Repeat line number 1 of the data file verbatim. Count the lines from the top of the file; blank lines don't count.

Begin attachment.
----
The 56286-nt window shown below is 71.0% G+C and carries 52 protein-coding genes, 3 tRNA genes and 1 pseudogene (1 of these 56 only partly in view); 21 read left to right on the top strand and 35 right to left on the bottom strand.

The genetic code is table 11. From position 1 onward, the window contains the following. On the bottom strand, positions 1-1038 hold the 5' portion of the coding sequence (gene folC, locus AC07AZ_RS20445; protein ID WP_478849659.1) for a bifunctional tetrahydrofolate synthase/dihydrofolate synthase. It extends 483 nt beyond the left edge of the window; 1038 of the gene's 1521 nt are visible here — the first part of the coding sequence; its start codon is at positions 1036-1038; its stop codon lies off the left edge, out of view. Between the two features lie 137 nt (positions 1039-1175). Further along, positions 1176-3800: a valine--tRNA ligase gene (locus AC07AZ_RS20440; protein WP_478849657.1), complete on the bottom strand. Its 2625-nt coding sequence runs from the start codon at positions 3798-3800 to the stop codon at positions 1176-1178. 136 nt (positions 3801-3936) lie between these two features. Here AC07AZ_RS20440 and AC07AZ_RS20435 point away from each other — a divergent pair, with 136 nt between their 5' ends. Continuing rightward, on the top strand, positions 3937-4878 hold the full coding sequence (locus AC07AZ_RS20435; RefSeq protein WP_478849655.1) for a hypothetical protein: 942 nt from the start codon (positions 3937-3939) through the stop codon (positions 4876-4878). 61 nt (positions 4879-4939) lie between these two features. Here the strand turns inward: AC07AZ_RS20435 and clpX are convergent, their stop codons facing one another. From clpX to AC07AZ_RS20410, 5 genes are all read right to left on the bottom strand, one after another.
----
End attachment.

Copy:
The 56286-nt window shown below is 71.0% G+C and carries 52 protein-coding genes, 3 tRNA genes and 1 pseudogene (1 of these 56 only partly in view); 21 read left to right on the top strand and 35 right to left on the bottom strand.